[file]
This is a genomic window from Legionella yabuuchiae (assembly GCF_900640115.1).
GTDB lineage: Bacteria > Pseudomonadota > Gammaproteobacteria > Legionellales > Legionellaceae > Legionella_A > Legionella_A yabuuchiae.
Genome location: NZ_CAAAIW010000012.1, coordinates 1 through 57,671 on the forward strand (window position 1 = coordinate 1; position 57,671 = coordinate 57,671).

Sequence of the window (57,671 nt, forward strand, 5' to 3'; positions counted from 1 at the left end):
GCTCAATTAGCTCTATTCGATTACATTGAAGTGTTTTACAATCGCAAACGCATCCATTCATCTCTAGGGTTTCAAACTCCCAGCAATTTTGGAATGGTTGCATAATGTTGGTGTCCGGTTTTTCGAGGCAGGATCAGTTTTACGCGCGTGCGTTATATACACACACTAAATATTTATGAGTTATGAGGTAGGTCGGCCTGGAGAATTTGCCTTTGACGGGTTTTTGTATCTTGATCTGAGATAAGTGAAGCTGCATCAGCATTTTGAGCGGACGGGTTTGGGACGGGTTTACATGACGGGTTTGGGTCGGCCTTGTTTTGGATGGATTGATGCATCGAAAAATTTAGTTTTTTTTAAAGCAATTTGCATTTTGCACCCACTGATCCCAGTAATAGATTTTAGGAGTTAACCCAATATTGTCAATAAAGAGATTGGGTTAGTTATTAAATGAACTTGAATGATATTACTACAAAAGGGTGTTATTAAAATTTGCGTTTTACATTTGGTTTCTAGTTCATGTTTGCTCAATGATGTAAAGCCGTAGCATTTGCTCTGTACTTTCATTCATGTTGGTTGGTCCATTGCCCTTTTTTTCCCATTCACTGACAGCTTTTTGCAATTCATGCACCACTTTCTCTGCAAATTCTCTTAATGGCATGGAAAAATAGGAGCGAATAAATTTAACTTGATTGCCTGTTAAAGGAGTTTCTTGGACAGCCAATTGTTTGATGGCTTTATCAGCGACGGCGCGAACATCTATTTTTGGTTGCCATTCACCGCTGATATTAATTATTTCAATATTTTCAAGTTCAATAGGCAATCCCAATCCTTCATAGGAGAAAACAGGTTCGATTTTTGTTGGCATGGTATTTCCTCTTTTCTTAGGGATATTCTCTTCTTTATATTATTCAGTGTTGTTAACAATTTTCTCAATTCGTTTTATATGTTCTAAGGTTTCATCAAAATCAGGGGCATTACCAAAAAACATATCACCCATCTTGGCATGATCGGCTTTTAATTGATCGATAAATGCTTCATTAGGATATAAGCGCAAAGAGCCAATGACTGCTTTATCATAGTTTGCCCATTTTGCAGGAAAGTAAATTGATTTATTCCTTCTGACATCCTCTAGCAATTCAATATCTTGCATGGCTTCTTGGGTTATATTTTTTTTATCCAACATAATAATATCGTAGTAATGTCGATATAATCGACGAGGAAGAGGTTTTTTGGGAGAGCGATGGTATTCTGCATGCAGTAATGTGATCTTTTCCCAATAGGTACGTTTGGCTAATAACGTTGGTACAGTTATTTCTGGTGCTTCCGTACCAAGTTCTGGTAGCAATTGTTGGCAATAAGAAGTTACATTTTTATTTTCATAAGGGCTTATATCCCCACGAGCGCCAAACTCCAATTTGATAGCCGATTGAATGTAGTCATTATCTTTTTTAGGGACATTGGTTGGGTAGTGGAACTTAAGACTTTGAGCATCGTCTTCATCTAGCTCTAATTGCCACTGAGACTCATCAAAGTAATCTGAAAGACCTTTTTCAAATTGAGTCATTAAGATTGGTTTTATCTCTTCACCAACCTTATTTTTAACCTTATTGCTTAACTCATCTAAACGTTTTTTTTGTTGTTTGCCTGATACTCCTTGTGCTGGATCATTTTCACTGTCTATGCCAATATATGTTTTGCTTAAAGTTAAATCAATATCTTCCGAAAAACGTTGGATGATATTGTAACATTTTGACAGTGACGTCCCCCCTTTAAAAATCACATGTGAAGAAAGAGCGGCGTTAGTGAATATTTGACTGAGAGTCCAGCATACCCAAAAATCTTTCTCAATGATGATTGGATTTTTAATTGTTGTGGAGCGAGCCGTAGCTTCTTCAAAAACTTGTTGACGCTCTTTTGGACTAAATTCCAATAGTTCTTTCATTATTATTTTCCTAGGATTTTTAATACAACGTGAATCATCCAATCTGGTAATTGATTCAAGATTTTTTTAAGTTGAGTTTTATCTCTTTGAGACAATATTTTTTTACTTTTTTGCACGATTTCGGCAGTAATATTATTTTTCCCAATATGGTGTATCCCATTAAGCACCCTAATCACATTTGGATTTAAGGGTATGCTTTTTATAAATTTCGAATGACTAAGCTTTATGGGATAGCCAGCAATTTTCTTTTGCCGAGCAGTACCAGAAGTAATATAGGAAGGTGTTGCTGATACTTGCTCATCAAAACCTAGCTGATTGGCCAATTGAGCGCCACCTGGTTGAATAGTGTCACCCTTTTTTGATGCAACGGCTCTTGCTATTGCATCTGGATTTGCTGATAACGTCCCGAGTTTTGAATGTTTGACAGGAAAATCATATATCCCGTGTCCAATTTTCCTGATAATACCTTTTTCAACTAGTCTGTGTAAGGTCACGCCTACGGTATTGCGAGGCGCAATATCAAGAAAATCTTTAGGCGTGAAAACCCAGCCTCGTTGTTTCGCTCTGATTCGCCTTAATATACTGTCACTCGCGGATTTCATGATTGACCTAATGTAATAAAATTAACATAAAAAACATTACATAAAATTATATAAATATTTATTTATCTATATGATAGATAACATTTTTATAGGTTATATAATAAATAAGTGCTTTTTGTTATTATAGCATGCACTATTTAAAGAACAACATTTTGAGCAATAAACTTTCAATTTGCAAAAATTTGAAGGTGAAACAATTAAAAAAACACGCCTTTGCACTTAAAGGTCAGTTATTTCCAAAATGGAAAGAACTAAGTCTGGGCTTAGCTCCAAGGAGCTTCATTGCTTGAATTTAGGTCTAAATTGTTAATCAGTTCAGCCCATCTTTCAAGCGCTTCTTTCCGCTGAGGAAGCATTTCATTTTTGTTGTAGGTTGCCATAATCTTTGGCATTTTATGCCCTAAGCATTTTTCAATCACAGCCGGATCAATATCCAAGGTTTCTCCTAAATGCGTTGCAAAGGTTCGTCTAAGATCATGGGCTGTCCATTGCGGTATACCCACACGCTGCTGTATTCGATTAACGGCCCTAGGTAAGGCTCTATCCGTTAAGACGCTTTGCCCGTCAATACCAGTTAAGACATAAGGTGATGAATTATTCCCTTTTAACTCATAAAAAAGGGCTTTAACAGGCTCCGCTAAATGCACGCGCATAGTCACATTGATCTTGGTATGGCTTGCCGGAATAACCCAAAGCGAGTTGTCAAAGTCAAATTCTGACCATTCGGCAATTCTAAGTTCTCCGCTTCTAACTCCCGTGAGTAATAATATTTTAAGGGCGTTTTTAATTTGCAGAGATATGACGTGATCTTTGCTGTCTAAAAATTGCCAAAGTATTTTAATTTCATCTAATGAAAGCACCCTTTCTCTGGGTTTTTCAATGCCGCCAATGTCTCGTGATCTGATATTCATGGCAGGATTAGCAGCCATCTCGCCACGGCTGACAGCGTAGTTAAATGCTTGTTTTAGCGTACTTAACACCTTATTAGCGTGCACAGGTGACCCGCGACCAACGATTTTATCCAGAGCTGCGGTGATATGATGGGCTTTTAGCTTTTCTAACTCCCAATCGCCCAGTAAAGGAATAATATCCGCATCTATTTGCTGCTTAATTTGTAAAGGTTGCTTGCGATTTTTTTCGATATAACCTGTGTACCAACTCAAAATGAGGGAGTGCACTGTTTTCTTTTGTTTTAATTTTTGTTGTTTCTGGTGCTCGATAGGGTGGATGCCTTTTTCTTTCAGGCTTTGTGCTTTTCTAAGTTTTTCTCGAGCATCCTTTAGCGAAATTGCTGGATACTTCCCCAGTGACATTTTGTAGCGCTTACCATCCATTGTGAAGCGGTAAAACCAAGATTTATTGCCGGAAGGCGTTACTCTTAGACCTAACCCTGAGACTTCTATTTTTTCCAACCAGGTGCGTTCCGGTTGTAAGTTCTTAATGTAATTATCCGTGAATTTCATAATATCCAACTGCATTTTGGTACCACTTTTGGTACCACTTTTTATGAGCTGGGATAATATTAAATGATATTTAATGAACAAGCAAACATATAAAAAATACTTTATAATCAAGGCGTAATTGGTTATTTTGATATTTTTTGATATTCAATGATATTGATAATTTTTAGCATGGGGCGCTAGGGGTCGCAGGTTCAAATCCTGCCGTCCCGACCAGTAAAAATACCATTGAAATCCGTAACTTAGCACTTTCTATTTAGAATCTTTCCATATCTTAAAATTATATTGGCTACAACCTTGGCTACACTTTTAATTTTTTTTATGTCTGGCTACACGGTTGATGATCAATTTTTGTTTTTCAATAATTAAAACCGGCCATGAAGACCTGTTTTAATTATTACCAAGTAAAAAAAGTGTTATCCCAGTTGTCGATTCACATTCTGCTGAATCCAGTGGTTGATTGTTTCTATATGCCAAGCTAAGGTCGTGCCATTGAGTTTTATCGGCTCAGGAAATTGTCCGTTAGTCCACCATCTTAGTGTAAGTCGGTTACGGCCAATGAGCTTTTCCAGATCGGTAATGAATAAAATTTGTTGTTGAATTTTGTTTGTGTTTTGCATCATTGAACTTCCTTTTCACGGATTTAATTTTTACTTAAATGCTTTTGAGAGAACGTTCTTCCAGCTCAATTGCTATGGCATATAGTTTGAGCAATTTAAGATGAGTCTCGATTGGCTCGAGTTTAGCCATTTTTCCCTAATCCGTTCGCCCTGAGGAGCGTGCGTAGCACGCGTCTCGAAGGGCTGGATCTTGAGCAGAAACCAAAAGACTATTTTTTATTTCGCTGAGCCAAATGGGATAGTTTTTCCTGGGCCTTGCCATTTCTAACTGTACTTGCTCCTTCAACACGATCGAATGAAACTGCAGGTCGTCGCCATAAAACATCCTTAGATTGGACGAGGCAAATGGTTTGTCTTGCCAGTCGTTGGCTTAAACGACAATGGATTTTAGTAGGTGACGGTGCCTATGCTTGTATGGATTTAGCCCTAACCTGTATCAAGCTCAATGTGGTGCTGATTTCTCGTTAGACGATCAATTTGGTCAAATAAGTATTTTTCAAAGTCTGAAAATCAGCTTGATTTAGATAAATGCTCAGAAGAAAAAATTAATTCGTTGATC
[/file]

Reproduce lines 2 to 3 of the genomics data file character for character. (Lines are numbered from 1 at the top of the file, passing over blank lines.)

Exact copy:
GTDB lineage: Bacteria > Pseudomonadota > Gammaproteobacteria > Legionellales > Legionellaceae > Legionella_A > Legionella_A yabuuchiae.
Genome location: NZ_CAAAIW010000012.1, coordinates 1 through 57,671 on the forward strand (window position 1 = coordinate 1; position 57,671 = coordinate 57,671).